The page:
The effect of TLR agonists on the viability of human PBMC was analyzed by the MTT [3-(4,5-dimethylthiazol-2-yl)-2,5-diphenyltetra-zolium bromide] assay. PBMC were maintained in RPMI-1640 medium, supplemented with 10% fetal bovine serum, and 1% penicillin/streptomycin, under 37°C, 95% humidified air and 5% CO2. MTT was added to each well to a final concentration of 10 mg/L and the cells were continuously incubated for 5 h. After centrifugation for 5 min at 3,000 × g, the supernatant was removed and the wells were washed three times with PBS before addition of 100 mL isopropyl alcohol to dissolve MTT crystals and optical density (OD) was determined at 550 nm using micro enzyme-linked immunosorbent assay (ELISA) plate reader (Bio-Rad, Hercules, CA, USA). All measurements were performed in triplicate. Stimulation index was calculated as mean ratio of OD of the stimulated cells divided by OD of untreated cells.
TLR2, TLR3, TLR9, HMGB1, and RAGE Expression in the Resting State and upon Specific Agonist Activation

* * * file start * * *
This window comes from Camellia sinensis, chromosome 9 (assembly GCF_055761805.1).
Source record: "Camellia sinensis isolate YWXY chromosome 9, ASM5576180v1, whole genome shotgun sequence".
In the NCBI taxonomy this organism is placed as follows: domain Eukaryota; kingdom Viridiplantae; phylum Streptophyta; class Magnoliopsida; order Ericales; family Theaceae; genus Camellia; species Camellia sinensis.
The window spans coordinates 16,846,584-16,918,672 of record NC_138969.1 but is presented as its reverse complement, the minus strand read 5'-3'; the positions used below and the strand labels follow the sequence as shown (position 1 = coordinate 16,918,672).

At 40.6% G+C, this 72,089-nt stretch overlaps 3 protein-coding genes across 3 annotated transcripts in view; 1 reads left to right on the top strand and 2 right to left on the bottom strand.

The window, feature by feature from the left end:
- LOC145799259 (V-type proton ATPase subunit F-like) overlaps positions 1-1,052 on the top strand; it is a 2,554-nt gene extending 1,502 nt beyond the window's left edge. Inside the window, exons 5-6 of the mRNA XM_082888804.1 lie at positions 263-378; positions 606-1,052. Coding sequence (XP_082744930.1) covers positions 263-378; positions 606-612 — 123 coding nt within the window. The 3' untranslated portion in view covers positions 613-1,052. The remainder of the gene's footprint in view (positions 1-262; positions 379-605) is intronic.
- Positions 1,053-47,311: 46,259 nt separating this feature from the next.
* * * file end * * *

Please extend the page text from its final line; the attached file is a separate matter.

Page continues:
Peripheral blood mononuclear cells were analyzed under resting and after 24 h stimulation with TLR2, 3, or 9 agonists. PBMCs were resuspended in PBS and stained for surface mAbs CD14-FITC (eBioscience, San Diego, CA, USA) and TLR2-APC (eBioscience, San Diego, CA, USA). After 15 min of incubation at room temperature in the dark, cells were washed and fixed in 1% paraformaldeyde in PBS. Cells were then permeabilized with saponin 0.5% (Sigma-Aldrich, St. Louis, MO, USA) and mAbs for TLR3-APC and TLR9-APC, with unconjugated mouse anti-human HMGB1 monoclonal antibody (Abcam, Cambridge, UK), unconjugated mouse anti-human RAGE polyclonal antibody (Millipore, MA, USA) or its corresponding mouse IgG isotype control (BD Biosciences Corp., San Jose, CA, USA) with subsequence incubation with APC-conjugated goat anti-mouse secondary antibody (Santa Cruz Biotechnology, CA, USA). Cells were incubated for 45 min at 4°C in the dark, washed, and fixed in 1% paraformaldeyde in PBS. Samples were then analyzed using BD FACS Array (Becton-Dickinson, Fullerton, CA, USA) equipped with software Cellquest.